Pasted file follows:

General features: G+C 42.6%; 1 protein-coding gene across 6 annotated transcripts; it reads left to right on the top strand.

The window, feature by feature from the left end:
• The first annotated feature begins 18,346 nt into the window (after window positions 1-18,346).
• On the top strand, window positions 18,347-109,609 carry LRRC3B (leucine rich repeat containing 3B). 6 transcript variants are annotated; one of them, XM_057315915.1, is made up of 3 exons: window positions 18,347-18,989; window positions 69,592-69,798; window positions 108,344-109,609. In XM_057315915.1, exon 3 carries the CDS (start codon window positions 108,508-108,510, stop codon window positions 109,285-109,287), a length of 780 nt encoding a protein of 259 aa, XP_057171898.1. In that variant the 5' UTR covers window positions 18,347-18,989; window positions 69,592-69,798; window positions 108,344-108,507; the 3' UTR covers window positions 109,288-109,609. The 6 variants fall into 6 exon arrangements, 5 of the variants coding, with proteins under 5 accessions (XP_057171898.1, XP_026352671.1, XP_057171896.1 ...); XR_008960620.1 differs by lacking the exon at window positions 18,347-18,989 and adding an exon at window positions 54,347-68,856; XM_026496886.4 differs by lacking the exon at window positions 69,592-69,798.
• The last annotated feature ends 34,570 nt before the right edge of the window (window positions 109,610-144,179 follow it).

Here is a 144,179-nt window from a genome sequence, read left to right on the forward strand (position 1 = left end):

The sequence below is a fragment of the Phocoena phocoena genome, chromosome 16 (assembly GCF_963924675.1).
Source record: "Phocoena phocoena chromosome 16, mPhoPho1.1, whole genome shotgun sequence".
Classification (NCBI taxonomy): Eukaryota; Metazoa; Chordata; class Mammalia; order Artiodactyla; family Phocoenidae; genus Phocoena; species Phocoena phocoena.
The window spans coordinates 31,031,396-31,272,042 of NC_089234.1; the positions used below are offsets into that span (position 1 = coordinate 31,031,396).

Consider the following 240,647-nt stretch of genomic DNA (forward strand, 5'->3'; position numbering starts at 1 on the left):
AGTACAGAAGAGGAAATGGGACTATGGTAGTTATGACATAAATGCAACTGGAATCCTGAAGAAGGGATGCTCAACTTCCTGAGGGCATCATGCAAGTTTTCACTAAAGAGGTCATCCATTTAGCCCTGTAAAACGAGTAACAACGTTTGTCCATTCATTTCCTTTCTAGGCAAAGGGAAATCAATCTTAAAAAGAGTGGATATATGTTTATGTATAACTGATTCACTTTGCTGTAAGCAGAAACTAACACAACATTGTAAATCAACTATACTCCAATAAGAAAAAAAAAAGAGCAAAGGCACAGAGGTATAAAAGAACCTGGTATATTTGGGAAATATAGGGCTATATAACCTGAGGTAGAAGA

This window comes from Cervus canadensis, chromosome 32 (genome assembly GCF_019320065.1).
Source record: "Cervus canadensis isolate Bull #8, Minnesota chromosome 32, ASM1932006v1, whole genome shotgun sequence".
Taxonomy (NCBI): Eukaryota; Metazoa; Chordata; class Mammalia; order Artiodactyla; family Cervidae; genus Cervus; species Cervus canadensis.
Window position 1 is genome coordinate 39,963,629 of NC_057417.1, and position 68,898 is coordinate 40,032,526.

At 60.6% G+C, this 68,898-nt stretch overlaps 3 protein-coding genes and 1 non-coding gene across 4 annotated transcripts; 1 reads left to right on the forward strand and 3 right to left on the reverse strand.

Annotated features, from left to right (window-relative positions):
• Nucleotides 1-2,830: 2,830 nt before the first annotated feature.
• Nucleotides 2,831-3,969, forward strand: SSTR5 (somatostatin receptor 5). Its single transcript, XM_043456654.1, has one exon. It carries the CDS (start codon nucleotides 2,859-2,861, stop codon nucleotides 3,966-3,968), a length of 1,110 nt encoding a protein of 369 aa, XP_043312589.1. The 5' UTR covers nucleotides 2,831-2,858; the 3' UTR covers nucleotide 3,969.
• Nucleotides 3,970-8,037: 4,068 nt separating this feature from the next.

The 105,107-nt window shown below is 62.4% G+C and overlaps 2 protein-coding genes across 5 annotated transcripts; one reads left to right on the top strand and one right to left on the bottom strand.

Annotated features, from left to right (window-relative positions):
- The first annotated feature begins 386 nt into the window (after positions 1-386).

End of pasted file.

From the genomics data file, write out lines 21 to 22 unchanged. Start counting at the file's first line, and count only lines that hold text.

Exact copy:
• Nucleotides 3,970-8,037: 4,068 nt separating this feature from the next.

The 105,107-nt window shown below is 62.4% G+C and overlaps 2 protein-coding genes across 5 annotated transcripts; one reads left to right on the top strand and one right to left on the bottom strand.